Super underperformance: Are in-house teams held to account?
As super funds increasingly bring their investment teams in-house, what happens when funds underperform? Morningstar asks AustralianSuper.
Over the past decade, the way superannuation funds invest their members’ retirement savings has undergone a significant change.
As Morningstar Australasia's director of manager research ratings Annika Bradley explains, large funds have been increasingly bringing their investment management duties in-house.
Historically, large funds outsourced management of their investments to external fund managers.
AustralianSuper was one of the first to kick-start this trend in 2013. But what happens when internal teams don't deliver for members? Is it harder to sack yourself?
Ms Bradley spoke with AustralianSuper chief investment officer Mark Delaney at the 2023 Morningstar Investment Conference in Sydney.
Annika Bradley: AustralianSuper's unlisted property book, has not performed as well as some of the other unlisted, illiquid parts of the portfolio. And one of the criticisms of internalisation, particularly at the large super funds, is it's challenging to sack yourself. It's really challenging to restructure an internal team. Can you speak to the AustralianSuper property experience?
Mark Delaney: Yep, I can. It has been really disappointing. It was long and the short the wrong strategy. So we had a strategy of overweighting retail. And having more international property than Australian property. Both of them were the wrong decisions. And with property, when you've got one, which is underperforming it's very hard to get out of because you never want to accept how bad it is until someone, until it gets really bad. Retail, got disintermediated by online shopping, and that affected all retail, but we had an overweight exposure to retail and we had a short exposure to industrial. So that was the worst of all worlds, and that's performed really poorly. We've got one good international investment, which is at King's Cross Estate, but the others haven't been very good at all. Our response basically has been to freeze the allocation to reduce the amount of capital going in there and then have to work our way out of that problem. So with private market investments once you've got a problem, they take five years or 10 years to five years to work your way out. They are not going to be solved in a hurry.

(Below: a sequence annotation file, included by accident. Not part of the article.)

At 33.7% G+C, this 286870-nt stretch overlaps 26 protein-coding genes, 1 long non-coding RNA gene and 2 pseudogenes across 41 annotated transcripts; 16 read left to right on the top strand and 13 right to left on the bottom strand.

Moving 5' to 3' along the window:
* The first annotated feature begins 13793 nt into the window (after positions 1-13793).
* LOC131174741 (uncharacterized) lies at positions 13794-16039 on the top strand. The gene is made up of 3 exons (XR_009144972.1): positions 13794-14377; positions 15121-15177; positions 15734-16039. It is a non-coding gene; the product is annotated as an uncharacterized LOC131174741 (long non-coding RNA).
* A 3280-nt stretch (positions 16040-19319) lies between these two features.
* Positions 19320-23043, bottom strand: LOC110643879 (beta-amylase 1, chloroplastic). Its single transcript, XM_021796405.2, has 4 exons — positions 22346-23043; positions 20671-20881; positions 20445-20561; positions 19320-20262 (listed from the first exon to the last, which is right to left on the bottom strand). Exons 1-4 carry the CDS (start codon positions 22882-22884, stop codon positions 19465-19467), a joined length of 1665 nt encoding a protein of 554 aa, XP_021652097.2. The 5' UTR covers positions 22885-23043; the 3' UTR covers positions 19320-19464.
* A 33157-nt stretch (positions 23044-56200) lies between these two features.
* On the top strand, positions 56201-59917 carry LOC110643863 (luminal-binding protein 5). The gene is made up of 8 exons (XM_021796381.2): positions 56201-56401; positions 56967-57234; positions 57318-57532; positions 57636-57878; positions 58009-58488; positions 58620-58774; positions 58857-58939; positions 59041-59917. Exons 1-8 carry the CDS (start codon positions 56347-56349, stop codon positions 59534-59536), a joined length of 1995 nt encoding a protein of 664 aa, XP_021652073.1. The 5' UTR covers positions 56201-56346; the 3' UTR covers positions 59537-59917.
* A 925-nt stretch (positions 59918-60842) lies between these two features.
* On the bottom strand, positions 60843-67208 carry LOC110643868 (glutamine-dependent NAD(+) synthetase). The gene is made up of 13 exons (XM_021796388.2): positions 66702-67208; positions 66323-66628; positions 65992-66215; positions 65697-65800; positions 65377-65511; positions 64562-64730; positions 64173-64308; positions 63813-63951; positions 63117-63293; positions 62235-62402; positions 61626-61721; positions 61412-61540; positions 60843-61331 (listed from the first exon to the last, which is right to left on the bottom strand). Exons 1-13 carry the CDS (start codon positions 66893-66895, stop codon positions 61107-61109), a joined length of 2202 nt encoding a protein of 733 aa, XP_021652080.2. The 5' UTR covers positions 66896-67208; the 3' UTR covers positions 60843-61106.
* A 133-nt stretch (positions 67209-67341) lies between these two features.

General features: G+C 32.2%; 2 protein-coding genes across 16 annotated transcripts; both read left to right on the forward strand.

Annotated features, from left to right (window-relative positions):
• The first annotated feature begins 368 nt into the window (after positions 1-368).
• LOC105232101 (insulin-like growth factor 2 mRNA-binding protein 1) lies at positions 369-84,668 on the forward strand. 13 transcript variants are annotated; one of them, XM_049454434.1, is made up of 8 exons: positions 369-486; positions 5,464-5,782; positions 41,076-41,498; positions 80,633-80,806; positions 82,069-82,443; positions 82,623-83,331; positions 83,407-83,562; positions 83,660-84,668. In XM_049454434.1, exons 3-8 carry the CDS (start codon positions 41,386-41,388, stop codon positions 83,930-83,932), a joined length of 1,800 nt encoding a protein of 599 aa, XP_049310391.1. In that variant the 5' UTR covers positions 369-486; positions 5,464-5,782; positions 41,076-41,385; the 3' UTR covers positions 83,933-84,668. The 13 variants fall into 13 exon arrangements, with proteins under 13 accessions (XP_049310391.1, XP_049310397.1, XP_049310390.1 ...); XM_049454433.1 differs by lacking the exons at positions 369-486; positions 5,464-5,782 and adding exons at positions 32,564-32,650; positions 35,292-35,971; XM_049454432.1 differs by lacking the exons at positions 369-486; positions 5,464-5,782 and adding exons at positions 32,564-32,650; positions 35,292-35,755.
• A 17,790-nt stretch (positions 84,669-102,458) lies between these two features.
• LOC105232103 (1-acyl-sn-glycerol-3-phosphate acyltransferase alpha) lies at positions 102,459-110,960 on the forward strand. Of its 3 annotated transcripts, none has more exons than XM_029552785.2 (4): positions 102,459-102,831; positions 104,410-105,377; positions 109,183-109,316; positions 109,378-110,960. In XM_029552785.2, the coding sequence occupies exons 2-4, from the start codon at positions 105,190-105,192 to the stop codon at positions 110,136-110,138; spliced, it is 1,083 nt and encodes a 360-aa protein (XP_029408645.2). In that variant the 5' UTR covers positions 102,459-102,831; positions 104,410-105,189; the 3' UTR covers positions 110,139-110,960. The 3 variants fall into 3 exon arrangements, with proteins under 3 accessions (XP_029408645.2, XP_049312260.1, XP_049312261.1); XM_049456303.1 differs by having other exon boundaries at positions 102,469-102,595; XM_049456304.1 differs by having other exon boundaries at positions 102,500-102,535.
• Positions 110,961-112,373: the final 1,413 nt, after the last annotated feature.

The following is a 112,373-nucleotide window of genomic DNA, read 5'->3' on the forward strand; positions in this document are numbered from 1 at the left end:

Your broader point about internal management. We've terminated internal fund managers for not delivering the performance we're after. If anything, they get more scrutiny than the external managers do because the investment committee, and everybody else is all over them. And we've actually hung on, when you look at over our history, we've hung on to external managers who haven't performed for too long. They used to be good ones, and now they'll just come back and it'll come good again. And how long does it take for you to give up faith? It's always when you look back on your record you should have got rid of them, when you first started to worry about them. How many of them come good after you first start to worry about them? One in three. Even when we know this, we still don't do it fast enough.
So, reluctance to do anything affects all investment decision making. With internal there's a few levers which I like about. The first one is that if we don't like it or what worries about the strategy, we can defund it pretty quickly. We can halve their allocation, cut it to a quarter or something while they're rebuilding or structurally adjusting. You can't go to an external fund management and say I'm going to cut your allocation by two-thirds and expect to get that back next year or the year after. And then if you don't think it can be rebuilt in a viable way, then you should terminate that strategy. Index it or hire an external manager and we've done that as well at times. So I hope we're not softer on internal staff than we are on external. I actually worry that we might be the reverse harder on internal than we are on external.